Biographical Database of NAWSA Suffragists, 1890-1920

Biography of Amalia Post, 1826-1897

By Robin Hill, independent historian, 27 July 2018

Amalia Barney Simons Nichols Post, an unlikely revolutionary, was born January 30, 1826, in Johnson, Vermont. She was raised in the mid-19th century ideal of separate spheres, the premise that men and women were different but complementary in their natures. Women were passive, nurturing and domestic. Men were aggressive, competitive and better suited to work outside the home. While it was the husband's job to support and protect, it was the wife's job to provide a refuge from worldly corruption. When Amalia Simons married Walker T. Nichols in Lexington, Michigan, in 1855, she expected her life to follow this pattern.

But after Nichols left her to fend for herself in Omaha and Denver, she divorced him and entered into business on her own, selling chickens and loaning money. In 1864, she married one of her business partners, merchant Morton Everel Post, and joined him in Cheyenne in 1868. She retained financial independence by keeping her property in her own name, as allowed by the laws of Colorado and Wyoming.

Until the passage of the suffrage act in Wyoming Territory in 1869, Amalia Post showed little interest in voting rights. The first tests of women's new civic responsibilities came before the September election of 1870. Some judges ruled that women were now eligible for jury service. Accordingly, women, including Amalia Post, were called up for service on grand and petit juries in 1870 and 1871.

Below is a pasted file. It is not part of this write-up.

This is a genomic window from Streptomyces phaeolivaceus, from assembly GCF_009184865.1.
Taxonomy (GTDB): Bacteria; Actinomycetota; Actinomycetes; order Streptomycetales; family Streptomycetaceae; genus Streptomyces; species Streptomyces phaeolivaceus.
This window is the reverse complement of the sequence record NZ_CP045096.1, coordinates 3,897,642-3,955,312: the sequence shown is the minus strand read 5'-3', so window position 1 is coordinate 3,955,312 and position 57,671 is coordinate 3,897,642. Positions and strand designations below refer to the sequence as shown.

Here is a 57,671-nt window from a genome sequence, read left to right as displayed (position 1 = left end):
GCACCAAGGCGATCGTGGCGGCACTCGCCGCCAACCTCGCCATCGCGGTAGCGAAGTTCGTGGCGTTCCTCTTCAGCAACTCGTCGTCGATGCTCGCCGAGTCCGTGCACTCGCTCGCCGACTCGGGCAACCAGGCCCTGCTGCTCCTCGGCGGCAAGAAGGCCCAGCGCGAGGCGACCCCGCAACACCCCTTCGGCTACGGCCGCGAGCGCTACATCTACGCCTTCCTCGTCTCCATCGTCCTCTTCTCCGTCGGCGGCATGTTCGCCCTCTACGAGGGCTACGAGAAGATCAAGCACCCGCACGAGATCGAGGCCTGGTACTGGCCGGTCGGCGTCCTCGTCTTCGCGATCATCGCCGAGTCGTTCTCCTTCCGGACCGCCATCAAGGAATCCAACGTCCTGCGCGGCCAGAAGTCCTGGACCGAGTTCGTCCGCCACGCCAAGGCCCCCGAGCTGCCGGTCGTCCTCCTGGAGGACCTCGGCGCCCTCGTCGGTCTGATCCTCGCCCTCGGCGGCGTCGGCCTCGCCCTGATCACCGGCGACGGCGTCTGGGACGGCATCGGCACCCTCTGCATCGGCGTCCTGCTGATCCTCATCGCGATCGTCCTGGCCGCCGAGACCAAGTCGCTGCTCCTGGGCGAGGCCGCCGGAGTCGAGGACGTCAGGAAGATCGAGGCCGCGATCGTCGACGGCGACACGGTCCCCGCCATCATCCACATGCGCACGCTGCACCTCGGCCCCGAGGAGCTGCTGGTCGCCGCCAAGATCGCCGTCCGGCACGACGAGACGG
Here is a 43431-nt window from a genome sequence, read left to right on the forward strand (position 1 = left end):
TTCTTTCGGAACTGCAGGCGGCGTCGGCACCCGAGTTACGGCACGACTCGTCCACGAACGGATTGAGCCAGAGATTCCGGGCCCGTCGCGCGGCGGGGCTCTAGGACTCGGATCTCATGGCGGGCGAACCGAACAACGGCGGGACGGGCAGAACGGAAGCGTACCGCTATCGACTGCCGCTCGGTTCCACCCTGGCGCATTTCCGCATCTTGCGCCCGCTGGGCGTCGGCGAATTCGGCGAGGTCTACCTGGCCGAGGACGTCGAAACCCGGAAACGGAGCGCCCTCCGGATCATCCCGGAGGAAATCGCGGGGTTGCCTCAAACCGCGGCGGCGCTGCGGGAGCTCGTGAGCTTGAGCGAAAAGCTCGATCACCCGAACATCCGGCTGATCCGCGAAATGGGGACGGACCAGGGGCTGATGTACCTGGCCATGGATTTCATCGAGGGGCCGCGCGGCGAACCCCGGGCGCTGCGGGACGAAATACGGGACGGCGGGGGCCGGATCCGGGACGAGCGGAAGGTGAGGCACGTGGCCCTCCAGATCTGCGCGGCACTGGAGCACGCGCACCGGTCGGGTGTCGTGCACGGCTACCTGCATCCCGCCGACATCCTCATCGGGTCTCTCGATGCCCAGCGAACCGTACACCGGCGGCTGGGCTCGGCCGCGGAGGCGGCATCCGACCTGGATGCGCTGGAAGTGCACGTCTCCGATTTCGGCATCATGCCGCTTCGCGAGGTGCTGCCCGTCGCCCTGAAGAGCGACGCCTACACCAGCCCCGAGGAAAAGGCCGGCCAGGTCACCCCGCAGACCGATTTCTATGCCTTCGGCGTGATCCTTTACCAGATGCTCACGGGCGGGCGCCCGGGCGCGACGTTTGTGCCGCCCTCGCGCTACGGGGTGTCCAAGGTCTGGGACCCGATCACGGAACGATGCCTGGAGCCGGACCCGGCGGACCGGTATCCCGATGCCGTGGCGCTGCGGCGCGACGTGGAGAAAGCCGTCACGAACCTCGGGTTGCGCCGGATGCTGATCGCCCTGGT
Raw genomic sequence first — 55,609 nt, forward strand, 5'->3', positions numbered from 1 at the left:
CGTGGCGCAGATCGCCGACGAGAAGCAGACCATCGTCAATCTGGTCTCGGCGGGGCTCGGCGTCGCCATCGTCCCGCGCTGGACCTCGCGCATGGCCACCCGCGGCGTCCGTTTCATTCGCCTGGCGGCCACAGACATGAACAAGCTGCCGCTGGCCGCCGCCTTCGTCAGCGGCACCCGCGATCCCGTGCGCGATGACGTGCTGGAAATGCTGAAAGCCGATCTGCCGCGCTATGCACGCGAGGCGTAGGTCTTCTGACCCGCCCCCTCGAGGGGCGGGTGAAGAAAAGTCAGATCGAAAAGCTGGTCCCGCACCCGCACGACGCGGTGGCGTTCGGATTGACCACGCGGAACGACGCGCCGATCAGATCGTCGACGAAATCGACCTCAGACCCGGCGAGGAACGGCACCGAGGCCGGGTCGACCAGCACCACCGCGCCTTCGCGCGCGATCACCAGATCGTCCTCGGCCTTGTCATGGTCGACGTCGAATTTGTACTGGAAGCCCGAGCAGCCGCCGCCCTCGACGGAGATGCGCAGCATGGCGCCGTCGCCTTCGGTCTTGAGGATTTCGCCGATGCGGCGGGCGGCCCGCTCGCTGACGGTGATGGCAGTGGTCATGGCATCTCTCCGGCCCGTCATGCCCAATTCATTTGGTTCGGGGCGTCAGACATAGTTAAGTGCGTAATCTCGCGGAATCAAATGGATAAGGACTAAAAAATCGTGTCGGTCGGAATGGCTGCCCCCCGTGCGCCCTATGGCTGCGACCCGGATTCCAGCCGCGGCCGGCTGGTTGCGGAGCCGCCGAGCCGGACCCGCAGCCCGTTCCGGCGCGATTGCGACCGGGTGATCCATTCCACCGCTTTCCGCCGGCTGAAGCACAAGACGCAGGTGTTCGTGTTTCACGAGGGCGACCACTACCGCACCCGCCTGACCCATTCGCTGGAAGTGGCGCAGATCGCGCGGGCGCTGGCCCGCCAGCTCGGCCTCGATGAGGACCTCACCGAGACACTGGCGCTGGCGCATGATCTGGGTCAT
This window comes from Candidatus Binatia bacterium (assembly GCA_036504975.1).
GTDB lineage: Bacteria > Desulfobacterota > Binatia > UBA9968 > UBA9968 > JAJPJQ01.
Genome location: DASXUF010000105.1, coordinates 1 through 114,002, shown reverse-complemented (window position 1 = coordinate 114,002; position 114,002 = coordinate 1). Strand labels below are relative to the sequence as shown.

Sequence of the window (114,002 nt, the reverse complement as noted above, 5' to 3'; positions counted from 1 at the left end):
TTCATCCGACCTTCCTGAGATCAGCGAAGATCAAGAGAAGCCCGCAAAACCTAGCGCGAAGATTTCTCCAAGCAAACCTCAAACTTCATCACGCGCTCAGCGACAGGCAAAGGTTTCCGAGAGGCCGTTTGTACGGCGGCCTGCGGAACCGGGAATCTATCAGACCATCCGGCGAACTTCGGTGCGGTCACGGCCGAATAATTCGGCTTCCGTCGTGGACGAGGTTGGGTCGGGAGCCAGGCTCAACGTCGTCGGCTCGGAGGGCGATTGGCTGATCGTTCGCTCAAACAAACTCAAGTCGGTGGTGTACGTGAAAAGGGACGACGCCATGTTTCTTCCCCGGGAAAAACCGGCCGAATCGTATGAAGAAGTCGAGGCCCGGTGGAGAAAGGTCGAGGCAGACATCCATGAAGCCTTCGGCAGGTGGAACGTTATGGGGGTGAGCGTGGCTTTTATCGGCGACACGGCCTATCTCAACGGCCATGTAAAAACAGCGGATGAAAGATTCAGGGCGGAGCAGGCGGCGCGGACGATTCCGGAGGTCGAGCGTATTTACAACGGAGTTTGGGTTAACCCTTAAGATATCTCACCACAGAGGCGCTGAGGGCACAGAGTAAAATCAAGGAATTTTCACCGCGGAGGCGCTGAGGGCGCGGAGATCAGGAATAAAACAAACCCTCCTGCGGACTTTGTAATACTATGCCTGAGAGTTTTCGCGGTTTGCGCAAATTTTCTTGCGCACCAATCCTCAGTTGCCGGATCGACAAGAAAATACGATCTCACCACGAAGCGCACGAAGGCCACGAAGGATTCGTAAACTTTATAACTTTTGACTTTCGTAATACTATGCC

"I was Foreman of the Jury," she wrote, "& the man was condemned & sentenced to be hung. [W]e found him guilty of murder in the first degree as found in indictment.... There is no fun in sitting on a jury where there is murder cases to be tried. [T]his one that is to be hung killed two."

The brief experiment with women jurors may have been intended to discredit female suffrage. But Post and others observed that female jurors tended to be stricter and less inclined to accept pleas of self-defense in murder cases, and to impose heavier fines. Overall, it seems the women jurors simply applied the moral values of their domestic sphere to society at large.

In January 1871, Post traveled to Washington, D.C., as a delegate from Wyoming to the annual lobbying conference of the National Woman Suffrage Association. There she addressed the audience of thousands and conferred with such leaders of the national movement as Susan B. Anthony, Victoria Woodhull and Isabella Beecher Hooker. "I was made more of than any other Lady in convention," she boasted when writing to her sister. But when Mrs. Hooker pressed her to stay on and "besiege congress," she refused. Whatever Amalia's reasons, they had nothing to do with deference to her husband's political opinions. She was an active Republican, while he was a staunch Democrat.

Post served for four years on the Territorial Central Committee of the Republican Party. In the fall of 1871, the second Wyoming Territorial Legislature sent a bill to the governor to repeal women's suffrage in the territory. Amalia Post is credited with making a personal appeal to Gov. John A. Campbell to veto the bill, and with helping to persuade legislators to vote against an override of that veto, an effort to sustain the veto that (barely) succeeded, thereby retaining the woman's vote.

Amalia Post remained in Cheyenne, managing her property and investments, as her husband pursued business ventures and political office. She died in Cheyenne on January 28, 1897.


Beach, Cora. Women of Wyoming. Casper, Wyo.: S.E. Boyer & Co., 1927, pp. 170-72.

Thompson, D. Claudia. "Amalia Post, Defender of Women's Rights." November 8, 2014.

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